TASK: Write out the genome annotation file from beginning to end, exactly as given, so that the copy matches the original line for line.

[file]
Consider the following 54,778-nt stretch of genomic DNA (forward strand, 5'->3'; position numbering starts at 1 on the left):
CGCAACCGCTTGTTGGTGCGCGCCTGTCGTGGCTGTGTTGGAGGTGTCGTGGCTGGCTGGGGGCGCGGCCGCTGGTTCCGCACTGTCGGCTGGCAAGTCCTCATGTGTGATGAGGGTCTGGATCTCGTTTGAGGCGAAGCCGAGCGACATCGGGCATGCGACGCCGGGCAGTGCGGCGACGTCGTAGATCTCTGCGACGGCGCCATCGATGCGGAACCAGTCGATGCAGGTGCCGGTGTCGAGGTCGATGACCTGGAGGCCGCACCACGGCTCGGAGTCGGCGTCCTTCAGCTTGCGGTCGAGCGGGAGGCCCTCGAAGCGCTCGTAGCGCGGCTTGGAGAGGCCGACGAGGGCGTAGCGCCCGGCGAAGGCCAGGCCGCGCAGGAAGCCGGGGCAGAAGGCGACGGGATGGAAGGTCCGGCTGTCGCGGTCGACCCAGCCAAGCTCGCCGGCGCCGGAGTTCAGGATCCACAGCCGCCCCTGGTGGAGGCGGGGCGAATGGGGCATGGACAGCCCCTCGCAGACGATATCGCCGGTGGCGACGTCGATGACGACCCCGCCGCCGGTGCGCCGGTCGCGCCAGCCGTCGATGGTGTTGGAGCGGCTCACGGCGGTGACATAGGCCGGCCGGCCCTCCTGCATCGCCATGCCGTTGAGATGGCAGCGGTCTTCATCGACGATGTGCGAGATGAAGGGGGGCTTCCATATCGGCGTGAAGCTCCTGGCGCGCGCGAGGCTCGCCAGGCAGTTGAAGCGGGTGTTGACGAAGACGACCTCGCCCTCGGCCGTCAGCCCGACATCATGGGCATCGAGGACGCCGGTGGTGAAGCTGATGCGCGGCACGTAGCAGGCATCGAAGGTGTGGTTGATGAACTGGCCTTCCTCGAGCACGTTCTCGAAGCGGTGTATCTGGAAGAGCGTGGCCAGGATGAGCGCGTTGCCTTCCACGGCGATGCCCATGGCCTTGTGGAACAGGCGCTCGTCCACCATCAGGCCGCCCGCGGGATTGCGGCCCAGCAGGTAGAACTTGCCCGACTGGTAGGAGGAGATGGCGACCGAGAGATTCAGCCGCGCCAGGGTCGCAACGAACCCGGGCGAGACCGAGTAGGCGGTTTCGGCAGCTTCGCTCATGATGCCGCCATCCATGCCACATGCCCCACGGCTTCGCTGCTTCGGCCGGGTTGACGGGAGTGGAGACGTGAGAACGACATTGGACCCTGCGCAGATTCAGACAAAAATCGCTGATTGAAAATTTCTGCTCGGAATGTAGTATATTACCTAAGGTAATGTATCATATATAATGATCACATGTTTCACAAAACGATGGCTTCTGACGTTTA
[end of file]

Consider the following 54,778-nt stretch of genomic DNA (forward strand, 5'->3'; position numbering starts at 1 on the left):
CGCAACCGCTTGTTGGTGCGCGCCTGTCGTGGCTGTGTTGGAGGTGTCGTGGCTGGCTGGGGGCGCGGCCGCTGGTTCCGCACTGTCGGCTGGCAAGTCCTCATGTGTGATGAGGGTCTGGATCTCGTTTGAGGCGAAGCCGAGCGACATCGGGCATGCGACGCCGGGCAGTGCGGCGACGTCGTAGATCTCTGCGACGGCGCCATCGATGCGGAACCAGTCGATGCAGGTGCCGGTGTCGAGGTCGATGACCTGGAGGCCGCACCACGGCTCGGAGTCGGCGTCCTTCAGCTTGCGGTCGAGCGGGAGGCCCTCGAAGCGCTCGTAGCGCGGCTTGGAGAGGCCGACGAGGGCGTAGCGCCCGGCGAAGGCCAGGCCGCGCAGGAAGCCGGGGCAGAAGGCGACGGGATGGAAGGTCCGGCTGTCGCGGTCGACCCAGCCAAGCTCGCCGGCGCCGGAGTTCAGGATCCACAGCCGCCCCTGGTGGAGGCGGGGCGAATGGGGCATGGACAGCCCCTCGCAGACGATATCGCCGGTGGCGACGTCGATGACGACCCCGCCGCCGGTGCGCCGGTCGCGCCAGCCGTCGATGGTGTTGGAGCGGCTCACGGCGGTGACATAGGCCGGCCGGCCCTCCTGCATCGCCATGCCGTTGAGATGGCAGCGGTCTTCATCGACGATGTGCGAGATGAAGGGGGGCTTCCATATCGGCGTGAAGCTCCTGGCGCGCGCGAGGCTCGCCAGGCAGTTGAAGCGGGTGTTGACGAAGACGACCTCGCCCTCGGCCGTCAGCCCGACATCATGGGCATCGAGGACGCCGGTGGTGAAGCTGATGCGCGGCACGTAGCAGGCATCGAAGGTGTGGTTGATGAACTGGCCTTCCTCGAGCACGTTCTCGAAGCGGTGTATCTGGAAGAGCGTGGCCAGGATGAGCGCGTTGCCTTCCACGGCGATGCCCATGGCCTTGTGGAACAGGCGCTCGTCCACCATCAGGCCGCCCGCGGGATTGCGGCCCAGCAGGTAGAACTTGCCCGACTGGTAGGAGGAGATGGCGACCGAGAGATTCAGCCGCGCCAGGGTCGCAACGAACCCGGGCGAGACCGAGTAGGCGGTTTCGGCAGCTTCGCTCATGATGCCGCCATCCATGCCACATGCCCCACGGCTTCGCTGCTTCGGCCGGGTTGACGGGAGTGGAGACGTGAGAACGACATTGGACCCTGCGCAGATTCAGACAAAAATCGCTGATTGAAAATTTCTGCTCGGAATGTAGTATATTACCTAAGGTAATGTATCATATATAATGATCACATGTTTCACAAAACGATGGCTTCTGACGTTTA